All pipes are not created equal

pvc pipe on siteDo you know what kind of pipe delivers fresh water to your home and removes wastewater? Depending on the age of your home and whether you’ve had any problems, your utility lines could be made of a variety of different materials such as PVC, cast iron, ductile iron, galvanized steel, copper, concrete, steel and asbestos cement. Lead pipes were also used for a period of time, but they have been phased out due to health issues and poisoning.

The substance of which your pipes are made plays a major role in potential failure because each reacts differently to factors such as age, normal wear and tear, temperature changes, ground shifting and more. While nothing lasts forever, research shows that PVC pipes have the lowest overall failure rate when compared to other popular materials. Additionally, the number one reason for failure is corrosion.

“Nearly 75 percent of all utilities have corrosive soil conditions and combined with a high portion of old cast iron and ductile iron pipes, corrosion is ranked the second-highest reason for water main pipe failure in the United States,” said Steven Folkman, a USU mechanical and aerospace engineering professor, who completed the pipe studies using data from 188 utilities. This data represents approximately 10% of the nation’s installed water mains. “When comparing older cast iron and newer ductile iron, thinner-walled ductile iron is experiencing failures more rapidly.”

While pipes won’t last forever, it’s common belief that they will last for 40 to 60 years or more; however, that’s not always the case. A pipe installed just days ago could rupture for any number of reasons. For example, extreme weather like drought or excessive rainfall may reduce the life expectancy of the line according to the SLWA Contractor Services team.

If you’re curious as to the age or type of pipes that are buried underground outside your home, check your bill of sale or blueprints or a plumber can do an inspection of your lines and provide this information. Inspections are not part of the SLWA warranty coverage.

What is Earth Day really about?

iStock_000001472480Medium Green Solutions SlideApril 22 marks the 45th Earth Day celebration. The holiday is devoted to building an awareness for environmental needs and understanding of how our actions impact the Earth.

Earth Day Founder U.S. Senator Gaylord Nelson created the movement to fight water and air pollution and encourage people to recognize the need to protect the environment on a global scale. Earth Day has had the unique ability to bring people of all ages, income and ethnicity together in an effort to protect and save the environment – we simply cannot survive without it. It provides us with a stable climate, clean air, food and water.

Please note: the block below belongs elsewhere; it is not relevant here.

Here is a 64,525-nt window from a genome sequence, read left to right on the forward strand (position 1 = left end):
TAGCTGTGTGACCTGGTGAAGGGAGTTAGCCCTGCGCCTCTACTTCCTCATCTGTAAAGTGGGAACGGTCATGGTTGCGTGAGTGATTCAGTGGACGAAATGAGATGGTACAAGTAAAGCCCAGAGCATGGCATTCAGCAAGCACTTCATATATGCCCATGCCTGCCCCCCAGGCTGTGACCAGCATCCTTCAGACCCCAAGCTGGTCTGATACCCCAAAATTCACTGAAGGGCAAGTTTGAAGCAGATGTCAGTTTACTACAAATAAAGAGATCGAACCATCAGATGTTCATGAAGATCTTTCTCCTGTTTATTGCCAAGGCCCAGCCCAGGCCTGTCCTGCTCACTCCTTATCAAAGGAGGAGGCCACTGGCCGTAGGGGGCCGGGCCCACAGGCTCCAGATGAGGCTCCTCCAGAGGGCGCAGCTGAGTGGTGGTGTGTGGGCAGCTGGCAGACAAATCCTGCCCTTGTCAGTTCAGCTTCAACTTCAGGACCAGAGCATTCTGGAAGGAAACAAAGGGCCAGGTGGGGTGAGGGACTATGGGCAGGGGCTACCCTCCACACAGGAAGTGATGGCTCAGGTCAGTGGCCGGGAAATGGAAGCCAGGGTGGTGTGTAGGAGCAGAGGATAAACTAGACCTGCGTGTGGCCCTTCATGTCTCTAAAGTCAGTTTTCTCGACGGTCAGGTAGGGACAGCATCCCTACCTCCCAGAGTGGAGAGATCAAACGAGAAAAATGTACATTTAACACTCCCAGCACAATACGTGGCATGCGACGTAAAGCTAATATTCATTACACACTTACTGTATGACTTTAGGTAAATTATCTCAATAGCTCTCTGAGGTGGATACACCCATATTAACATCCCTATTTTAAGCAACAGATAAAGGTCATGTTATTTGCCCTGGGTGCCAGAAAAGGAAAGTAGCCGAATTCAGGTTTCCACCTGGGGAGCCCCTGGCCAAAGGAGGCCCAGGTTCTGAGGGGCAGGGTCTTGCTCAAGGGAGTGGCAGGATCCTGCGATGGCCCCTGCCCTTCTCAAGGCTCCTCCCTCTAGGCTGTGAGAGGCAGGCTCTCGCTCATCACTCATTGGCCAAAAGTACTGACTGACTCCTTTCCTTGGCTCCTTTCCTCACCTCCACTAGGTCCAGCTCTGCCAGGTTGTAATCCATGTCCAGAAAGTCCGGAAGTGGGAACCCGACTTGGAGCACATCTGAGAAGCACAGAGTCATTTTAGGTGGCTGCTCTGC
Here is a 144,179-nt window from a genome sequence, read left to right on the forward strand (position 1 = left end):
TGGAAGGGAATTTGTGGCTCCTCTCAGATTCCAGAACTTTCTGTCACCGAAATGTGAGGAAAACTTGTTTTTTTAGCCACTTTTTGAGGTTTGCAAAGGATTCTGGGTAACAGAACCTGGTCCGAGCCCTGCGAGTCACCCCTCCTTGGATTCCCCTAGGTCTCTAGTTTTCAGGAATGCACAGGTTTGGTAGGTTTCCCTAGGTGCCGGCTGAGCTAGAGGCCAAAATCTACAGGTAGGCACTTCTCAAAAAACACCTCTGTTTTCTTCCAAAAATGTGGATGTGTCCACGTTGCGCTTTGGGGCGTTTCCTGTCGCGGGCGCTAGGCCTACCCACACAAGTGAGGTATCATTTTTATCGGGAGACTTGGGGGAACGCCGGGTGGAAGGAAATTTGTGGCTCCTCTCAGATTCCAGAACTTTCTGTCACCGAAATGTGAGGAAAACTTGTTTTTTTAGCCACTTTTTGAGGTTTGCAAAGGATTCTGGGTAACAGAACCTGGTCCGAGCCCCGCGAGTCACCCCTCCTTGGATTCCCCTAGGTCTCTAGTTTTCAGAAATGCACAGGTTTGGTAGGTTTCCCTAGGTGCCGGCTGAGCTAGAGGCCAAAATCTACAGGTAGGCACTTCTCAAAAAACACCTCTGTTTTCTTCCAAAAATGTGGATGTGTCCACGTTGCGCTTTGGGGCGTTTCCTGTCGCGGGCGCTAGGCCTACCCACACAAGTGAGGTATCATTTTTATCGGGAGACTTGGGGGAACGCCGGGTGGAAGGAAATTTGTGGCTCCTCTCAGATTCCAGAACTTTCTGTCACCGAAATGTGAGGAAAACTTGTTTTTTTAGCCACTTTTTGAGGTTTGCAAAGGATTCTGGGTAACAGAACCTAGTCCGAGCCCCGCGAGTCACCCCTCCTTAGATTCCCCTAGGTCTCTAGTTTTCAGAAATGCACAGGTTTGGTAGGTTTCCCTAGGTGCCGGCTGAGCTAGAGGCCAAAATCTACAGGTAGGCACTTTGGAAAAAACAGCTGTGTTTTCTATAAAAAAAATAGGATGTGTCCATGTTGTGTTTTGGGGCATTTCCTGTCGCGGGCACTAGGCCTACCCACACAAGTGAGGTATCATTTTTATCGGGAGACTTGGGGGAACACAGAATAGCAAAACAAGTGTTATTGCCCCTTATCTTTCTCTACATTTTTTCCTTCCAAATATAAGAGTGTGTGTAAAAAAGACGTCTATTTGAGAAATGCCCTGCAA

In many parts of the country, local governments are focused on reducing their carbon footprint through the use of renewable energy resources and in an effort to become a Green City. Because nearly 50% of all carbon dioxide emissions come from commercial and residential buildings, new construction is focused on using renewable energy – making the buildings both efficient and sustainable. Efforts such as improving building codes and installing solar panels can help reduce energy use drastically. Many leaders dream of the “city of the future,” where solar-powered public transportation, electric cars and energy-efficient homes will be the status quo.

These ideas may seem crazy now, but could soon be a reality and the norm.

How to Celebrate Earth Day

  • Attend an educational event. You can find one here:
  • Grow something! Plant a tree, flowers or bushes.
  • Make nature crafts.
  • Learn more about the environment at your local library.
  • Host an educational session for your friends or children, or at a local school (with permission).
  • Recycle and repurpose.
  • Hold a garage sale or donate unused items.
  • Clean up litter.
  • Buy earth-friendly materials.
  • Save energy by upgrading outdated appliances and turning off lights and electronics when they are not in use.
  • Ride a bike or take a walk instead of driving.